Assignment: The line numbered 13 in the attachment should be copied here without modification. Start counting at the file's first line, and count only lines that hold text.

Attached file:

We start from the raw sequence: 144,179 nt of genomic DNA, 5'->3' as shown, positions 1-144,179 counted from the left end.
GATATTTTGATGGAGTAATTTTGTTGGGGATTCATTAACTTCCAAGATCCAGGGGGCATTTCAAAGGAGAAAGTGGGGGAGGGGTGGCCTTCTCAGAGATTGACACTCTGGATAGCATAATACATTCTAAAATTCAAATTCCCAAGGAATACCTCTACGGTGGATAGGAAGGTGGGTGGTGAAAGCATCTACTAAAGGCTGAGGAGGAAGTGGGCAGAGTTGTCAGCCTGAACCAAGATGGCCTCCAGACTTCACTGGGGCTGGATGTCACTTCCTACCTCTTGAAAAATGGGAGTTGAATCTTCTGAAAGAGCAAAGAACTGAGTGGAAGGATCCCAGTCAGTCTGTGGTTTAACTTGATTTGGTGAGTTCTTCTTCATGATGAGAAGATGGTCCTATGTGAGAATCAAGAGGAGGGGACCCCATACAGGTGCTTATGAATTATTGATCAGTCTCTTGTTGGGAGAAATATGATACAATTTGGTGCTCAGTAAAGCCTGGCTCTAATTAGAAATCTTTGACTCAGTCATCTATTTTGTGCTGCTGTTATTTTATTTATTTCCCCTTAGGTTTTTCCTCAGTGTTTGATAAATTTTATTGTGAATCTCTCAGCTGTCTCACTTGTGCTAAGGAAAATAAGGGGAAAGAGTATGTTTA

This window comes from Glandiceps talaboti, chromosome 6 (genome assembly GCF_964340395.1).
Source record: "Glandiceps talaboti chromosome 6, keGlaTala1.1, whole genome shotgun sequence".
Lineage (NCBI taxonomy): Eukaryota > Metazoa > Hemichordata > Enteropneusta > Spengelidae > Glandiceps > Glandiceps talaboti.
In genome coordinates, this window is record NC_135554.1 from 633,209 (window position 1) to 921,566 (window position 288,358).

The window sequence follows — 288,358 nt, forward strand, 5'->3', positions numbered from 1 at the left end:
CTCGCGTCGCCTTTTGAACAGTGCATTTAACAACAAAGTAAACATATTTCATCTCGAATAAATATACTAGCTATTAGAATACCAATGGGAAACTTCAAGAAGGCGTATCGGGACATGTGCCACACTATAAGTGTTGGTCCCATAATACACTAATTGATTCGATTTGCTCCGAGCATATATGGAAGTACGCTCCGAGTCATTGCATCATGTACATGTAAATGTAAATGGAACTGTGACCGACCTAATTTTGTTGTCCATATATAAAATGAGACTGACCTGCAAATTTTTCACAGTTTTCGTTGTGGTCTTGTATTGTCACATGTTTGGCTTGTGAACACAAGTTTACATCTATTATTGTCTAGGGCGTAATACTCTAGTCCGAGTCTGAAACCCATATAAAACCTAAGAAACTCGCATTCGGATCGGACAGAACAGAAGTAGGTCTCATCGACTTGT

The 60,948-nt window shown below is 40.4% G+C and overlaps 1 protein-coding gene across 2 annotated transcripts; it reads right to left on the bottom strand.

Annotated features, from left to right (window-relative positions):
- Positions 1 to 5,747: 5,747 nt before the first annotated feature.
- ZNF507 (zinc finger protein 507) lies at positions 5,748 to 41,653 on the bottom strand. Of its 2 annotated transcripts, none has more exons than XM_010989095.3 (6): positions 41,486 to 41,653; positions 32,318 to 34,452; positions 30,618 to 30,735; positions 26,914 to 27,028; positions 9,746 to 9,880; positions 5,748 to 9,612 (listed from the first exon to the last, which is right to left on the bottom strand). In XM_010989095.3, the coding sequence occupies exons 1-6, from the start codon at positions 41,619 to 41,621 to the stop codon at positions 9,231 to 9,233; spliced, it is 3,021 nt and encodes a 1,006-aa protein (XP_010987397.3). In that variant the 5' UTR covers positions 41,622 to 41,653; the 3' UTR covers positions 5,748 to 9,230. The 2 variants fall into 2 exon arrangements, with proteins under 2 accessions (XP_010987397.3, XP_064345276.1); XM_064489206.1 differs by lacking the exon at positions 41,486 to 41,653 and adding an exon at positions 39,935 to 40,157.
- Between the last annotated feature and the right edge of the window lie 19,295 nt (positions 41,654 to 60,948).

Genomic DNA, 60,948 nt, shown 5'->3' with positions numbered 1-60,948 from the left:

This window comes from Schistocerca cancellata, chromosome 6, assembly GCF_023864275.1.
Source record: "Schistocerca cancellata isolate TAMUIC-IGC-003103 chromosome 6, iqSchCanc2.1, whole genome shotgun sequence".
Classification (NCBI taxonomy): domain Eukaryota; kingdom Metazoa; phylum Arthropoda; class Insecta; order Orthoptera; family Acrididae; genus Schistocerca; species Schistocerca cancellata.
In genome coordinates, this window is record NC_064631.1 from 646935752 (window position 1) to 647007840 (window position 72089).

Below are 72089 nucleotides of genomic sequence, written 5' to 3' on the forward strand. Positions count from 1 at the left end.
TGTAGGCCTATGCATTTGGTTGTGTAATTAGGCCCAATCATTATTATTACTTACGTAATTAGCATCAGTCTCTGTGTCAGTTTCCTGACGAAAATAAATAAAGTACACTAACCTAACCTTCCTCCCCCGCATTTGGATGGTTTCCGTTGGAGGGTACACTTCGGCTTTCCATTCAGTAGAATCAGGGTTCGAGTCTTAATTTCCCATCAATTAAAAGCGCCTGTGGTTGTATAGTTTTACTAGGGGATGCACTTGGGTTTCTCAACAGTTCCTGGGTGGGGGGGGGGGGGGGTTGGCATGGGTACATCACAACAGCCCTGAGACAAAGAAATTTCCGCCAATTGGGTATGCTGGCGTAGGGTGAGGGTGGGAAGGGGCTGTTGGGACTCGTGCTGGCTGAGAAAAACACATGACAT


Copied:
- Between the last annotated feature and the right edge of the window lie 19,295 nt (positions 41,654 to 60,948).